But it seems so hard! It seems these days that church is on the way out. Lots of our fellow Lutherans seem to believe this; that church is mostly about Sunday worship and less people are coming. So, one day we will not be able to hold church services and we will therefore no longer be church.

Does that sound like the Apostle John’s vision of church? Not to me. We, God’s church, live on by the gifts of love he still supplies, no matter the culture, the pressure and the testing.

We live on his gits of forgiveness, healing, peace, powerful Word and Holy Spirit transforming people, raising people, making a holy community of love and life to be a holy community of life givers and lovers of others.

This is being church and is not only about ‘going to church’. We don’t ‘go to church’. HE gathers us AS church; God’s church, big or small, limping or leaping.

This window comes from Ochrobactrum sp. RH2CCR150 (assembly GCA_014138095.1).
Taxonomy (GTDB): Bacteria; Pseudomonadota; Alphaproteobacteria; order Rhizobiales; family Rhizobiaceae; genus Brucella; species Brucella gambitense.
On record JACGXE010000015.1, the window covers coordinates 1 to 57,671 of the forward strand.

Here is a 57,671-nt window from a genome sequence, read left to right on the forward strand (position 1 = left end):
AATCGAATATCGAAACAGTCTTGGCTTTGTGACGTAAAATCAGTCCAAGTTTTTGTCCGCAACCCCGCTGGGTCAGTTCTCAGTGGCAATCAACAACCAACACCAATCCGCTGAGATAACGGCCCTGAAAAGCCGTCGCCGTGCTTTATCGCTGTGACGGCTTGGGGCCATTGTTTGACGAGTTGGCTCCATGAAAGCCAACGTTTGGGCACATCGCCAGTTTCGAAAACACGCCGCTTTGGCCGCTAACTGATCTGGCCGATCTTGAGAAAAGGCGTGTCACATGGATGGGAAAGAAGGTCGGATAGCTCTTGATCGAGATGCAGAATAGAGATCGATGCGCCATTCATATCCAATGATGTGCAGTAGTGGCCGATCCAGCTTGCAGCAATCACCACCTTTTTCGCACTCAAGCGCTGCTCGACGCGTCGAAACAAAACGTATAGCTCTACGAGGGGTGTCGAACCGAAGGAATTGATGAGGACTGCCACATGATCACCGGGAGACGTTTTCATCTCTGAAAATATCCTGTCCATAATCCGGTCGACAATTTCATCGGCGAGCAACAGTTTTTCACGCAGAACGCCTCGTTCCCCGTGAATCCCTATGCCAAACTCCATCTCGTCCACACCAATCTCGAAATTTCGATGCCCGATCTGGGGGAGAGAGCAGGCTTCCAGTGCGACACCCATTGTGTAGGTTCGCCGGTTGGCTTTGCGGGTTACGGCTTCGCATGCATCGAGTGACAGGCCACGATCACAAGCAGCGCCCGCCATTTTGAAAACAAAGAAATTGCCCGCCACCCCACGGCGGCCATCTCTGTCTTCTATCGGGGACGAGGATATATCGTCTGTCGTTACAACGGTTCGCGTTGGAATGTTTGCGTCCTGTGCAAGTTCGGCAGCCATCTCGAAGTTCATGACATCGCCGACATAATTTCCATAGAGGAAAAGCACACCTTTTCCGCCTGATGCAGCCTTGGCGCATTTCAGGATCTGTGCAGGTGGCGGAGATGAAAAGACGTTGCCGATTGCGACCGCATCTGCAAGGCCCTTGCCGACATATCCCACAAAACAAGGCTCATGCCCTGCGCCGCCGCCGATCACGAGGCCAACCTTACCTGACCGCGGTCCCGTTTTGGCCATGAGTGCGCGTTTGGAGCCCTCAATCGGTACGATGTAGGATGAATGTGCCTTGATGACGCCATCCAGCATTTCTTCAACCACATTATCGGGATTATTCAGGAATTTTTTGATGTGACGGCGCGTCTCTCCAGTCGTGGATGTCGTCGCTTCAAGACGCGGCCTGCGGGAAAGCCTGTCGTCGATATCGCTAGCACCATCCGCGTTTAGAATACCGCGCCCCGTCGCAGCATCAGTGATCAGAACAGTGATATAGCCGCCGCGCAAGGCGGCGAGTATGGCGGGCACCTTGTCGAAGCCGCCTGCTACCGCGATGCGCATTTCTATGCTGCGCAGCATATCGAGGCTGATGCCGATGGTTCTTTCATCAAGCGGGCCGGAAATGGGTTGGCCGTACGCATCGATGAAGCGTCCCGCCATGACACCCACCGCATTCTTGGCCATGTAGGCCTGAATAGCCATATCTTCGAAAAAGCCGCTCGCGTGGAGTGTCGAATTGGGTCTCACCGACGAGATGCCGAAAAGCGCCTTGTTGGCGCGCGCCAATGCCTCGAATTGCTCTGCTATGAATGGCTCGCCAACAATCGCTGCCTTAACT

We gather, we hear, we eat and drink, and we are sent. That is our shape.

And what does he do all this for? To love. And so we love in his love and see his life coming to life.

What God does with you and in you here is always preparation. He gets us ready here and everywhere we meet.

We are never here or anywhere else only for ourselves, although we surely receive from Jesus what we need for ourselves. You can hear it in John’s words, over and over again: 

Dear friends, let us love one another,

11 Dear friends, since God so loved us, we also ought to love one another. 

12 …..if we love one another, God lives in us and his love is made complete in us.

19 We love because he first loved us